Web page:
This post here could be said to be a log entry in the project of building such things. But putting it right here doesn't help me much in keeping a record of my progress.
[ | 2008-02-22 16:36 | 7 comments | PermaLink ]  More >

Monday, March 20, 2006day link 

 Key Concept
picture Andrius reminded me of a conversation we had on Key Concepts. The idea being that if one is clear on what one's key concept in life is, it is easier to align one's activities and stay focused. What we had arrived at at that time was that my key concept, what I'm seeking, is:
Creative Intelligence Through Synergetic Diversity
Along with that went an investigatory question, i.e. a major project, a major question one is seeking to answer. Mine became:
What are the generative patterns that would allow the global brain to wire itself?
That's a great reminder. So, first, about that key concept there... Most things I'm interested in have something to do with getting something useful out of diversity. Finding a mix of things that is synergetic, i.e. where the sum becomes more than the parts. An eco-system kind of thing, where different diverse parts somehow work together to make a bigger system work. Something generative happens. Smaller holons make a bigger holon. And this is in contrast to the kind of diversity where one mixes different things together and they just become a mix, or a confused mess. There are ways of mixing things together where something great happens that wouldn't be possible by the ingredients alone. And what is interesting to seek to create or discover is an intelligence. A smart system. If we're talking a group of people, it is collective intelligence. A group of people that together is smarter than the individuals in it. But it doesn't have to be a group, which is why I just termed it creative intelligence. Putting things together so that something new, better, creative and intelligent happens. Negative entropy. Creating life, rather than submitting to decay. Looking for signs of life.

And the investigatory question there... Looking for patterns, ways of arranging things, which foster self-organization. Preferably, ideally, hopefully patterns that make wonderfully positive things happen "by themselves", i.e. naturally, with little friction. Memes, contagion of ideas. Bucky Fuller's "Design Science Revolution". Design stuff that is compelling to use, without need for persuasion, which just happens to inspire more sustainable and harmonious patterns of behavior.

The global brain, well, we seem to really need it. As it is right now, humankind is a schizophrenic moron. Or manic-depressive, maybe. Sometimes brilliant and productive, mostly lethargic, largely criminally destructive. Despite that many members of the human race are well-meaning, knowledgeable and resourceful. We desperately need to be connected in a manner that is constructively complex, so as to awaken our collective intelligence. Maybe that is something we can do on the internet, maybe it is a different way of doing a few key things. It appears that none of us are smart enough to solve the puzzle. But we might be smart enough to discover patterns that allow something bigger to emerge. We might not be clever enough to know exactly how to do it, but we might know how to start something that triggers the emergence of a bigger level of intelligence. Patterns that promote self-organization and collective intelligence, even small scale, are a very likely leverage point. One ingredient is to know when to get out of the way, and let useful things happen.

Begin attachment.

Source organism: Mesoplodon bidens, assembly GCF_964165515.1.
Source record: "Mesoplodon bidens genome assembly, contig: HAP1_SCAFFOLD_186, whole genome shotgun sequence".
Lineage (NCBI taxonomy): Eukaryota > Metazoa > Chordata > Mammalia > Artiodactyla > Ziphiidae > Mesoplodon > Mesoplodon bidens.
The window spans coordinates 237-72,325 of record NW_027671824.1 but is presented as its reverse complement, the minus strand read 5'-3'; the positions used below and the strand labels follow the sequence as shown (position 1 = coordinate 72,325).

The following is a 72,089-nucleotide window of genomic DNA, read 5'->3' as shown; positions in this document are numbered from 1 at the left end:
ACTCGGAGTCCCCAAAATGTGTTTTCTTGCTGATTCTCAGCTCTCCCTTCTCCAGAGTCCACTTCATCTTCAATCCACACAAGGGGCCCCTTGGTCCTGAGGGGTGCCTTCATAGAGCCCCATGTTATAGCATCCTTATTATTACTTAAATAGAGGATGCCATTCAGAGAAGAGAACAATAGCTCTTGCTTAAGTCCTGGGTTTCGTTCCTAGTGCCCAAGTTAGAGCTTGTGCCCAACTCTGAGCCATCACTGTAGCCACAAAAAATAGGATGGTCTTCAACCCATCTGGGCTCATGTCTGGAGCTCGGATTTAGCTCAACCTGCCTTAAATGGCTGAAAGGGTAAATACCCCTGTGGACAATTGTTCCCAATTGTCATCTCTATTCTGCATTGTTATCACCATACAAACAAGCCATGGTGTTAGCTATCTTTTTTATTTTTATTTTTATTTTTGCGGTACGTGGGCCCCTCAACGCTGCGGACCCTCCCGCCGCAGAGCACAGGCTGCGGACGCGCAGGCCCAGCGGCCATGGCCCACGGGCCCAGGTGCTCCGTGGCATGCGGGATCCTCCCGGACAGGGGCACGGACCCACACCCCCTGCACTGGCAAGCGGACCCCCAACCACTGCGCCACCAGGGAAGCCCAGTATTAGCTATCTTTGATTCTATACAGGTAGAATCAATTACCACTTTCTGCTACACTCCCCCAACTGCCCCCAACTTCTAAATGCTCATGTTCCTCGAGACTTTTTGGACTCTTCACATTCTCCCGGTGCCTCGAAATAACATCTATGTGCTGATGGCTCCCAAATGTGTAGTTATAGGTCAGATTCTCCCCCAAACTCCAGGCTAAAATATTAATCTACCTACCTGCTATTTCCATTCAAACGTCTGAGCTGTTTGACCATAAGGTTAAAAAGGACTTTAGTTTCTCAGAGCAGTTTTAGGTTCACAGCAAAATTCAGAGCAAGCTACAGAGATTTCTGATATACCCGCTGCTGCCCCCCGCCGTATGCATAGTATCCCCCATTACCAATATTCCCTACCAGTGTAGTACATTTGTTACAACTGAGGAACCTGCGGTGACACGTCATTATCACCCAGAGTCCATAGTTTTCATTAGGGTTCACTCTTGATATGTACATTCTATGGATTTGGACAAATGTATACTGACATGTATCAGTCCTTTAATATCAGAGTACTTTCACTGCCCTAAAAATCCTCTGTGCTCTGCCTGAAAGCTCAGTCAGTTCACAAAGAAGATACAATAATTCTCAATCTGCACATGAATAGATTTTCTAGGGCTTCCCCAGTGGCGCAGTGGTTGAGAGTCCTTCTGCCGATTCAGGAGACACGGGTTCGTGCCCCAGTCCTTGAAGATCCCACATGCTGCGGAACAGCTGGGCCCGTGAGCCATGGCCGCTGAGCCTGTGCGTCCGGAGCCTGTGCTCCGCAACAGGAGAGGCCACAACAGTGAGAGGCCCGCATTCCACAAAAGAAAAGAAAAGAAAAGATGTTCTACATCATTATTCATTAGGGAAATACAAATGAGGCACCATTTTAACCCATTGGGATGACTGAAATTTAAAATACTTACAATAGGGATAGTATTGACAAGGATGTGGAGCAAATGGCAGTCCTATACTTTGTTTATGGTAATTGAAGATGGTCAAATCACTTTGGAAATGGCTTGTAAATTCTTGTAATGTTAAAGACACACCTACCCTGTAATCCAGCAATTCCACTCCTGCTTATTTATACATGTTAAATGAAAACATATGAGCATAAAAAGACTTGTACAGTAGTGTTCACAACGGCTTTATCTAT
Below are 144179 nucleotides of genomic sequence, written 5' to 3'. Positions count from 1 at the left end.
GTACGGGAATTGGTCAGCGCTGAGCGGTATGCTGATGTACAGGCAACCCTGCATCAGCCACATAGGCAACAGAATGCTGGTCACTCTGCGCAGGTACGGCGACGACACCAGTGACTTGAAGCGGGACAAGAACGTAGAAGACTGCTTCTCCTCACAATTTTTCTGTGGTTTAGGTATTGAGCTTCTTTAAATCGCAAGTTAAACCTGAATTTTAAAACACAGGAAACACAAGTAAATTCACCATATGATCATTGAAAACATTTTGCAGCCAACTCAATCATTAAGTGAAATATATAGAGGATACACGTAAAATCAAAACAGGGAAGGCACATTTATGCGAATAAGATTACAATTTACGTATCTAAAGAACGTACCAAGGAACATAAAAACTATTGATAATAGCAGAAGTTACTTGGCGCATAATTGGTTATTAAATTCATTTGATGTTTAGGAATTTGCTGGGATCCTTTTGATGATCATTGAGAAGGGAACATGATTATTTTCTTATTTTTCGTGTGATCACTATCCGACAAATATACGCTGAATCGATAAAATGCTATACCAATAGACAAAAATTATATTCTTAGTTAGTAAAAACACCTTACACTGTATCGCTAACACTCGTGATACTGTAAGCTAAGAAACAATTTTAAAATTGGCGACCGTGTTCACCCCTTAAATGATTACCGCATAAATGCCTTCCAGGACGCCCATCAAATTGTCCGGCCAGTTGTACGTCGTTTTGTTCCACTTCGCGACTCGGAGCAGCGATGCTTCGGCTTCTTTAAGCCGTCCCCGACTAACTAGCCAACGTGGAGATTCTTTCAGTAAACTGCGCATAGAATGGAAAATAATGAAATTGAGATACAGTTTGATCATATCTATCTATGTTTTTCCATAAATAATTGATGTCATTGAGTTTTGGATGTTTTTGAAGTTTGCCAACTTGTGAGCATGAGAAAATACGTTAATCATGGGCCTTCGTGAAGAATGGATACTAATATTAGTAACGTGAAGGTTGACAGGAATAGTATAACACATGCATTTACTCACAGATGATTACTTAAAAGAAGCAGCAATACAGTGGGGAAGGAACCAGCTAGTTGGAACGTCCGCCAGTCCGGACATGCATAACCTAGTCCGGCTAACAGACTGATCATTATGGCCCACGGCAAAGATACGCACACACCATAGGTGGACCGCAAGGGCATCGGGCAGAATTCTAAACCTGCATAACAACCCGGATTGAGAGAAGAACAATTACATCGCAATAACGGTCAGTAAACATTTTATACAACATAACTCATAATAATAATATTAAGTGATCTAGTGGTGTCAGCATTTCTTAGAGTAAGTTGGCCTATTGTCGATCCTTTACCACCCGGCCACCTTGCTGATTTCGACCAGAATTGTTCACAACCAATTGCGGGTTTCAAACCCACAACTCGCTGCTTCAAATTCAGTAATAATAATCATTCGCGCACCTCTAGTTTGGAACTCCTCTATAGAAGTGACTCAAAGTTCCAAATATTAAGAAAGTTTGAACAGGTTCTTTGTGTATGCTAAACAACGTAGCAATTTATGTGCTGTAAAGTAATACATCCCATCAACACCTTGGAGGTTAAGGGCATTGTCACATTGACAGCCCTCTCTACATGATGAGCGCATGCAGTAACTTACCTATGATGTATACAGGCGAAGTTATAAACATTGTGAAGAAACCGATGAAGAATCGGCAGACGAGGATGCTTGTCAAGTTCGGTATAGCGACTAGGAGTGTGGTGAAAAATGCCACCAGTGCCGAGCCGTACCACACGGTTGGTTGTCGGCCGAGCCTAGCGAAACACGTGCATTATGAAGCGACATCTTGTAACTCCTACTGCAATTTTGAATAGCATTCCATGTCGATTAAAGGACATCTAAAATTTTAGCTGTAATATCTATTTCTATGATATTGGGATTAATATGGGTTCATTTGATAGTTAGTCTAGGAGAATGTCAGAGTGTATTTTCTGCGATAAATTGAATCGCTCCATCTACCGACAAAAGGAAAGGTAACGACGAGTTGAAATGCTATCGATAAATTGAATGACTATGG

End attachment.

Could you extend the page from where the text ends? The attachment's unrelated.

Does any of that give me a title to put on my business card? Maybe not directly, but it is possible. Of course, any kind of organization could use some of that. The knowledge to arrange things a little differently so that good things happen more by themselves. And of course it would be ideal if I could say I have the answers to exactly how that is done. But we're talking about a quest, rather than an accomplished feat. A bit of knowledge might go a long way, though.
[ | 2006-03-20 00:28 | 12 comments | PermaLink ]  More >

Monday, March 13, 2006day link 

 Gold mining New Civ community
Baron Berez has a proposal. Creating a community in Nevada, funded by a gold mining operation, but creating a new kind of community, a new civilization outpost.

Now, in the New Civilization Network there has a been a few proposals on the table over the years, aiming at creating some kind of community. NCN is about creating a different kind of world, and if it shouldn't be just talk, it makes sense for somebody to do it for real somewhere. But how? It seems like an attractive idea at first. Buy a desert island in the South Pacific, or some large piece of land far away from everything, and start over, and do things the way they should be done. But how exactly is that? Who decides how that is, and how do they decide? How does it get funded?

How to organize it still remains to be seen. But maybe Baron has an approach for the funding. 20,000 acres in Nevada that he acquired mining rights to at some point. Surveys have shown that there's around 1 million ounces of gold to be extracted from there. An ounce of gold goes for around $560 at the moment. It isn't a sure thing, of course. And it will cost significant money to set up the mining operation.

Baron is a shrewd businessman and investor who has done well. I don't know the details, but obviously he's somebody who doesn't have to work for a living. He's also about retirement age. And I guess he's more keen on doing something that leaves a bit more of a legacy.

The project needs some start capital to get going. $350,000 to set up an initial mining operation, to verify that it is viable, and to set up the legal stuff. 35 parts of $10,000 Baron is thinking.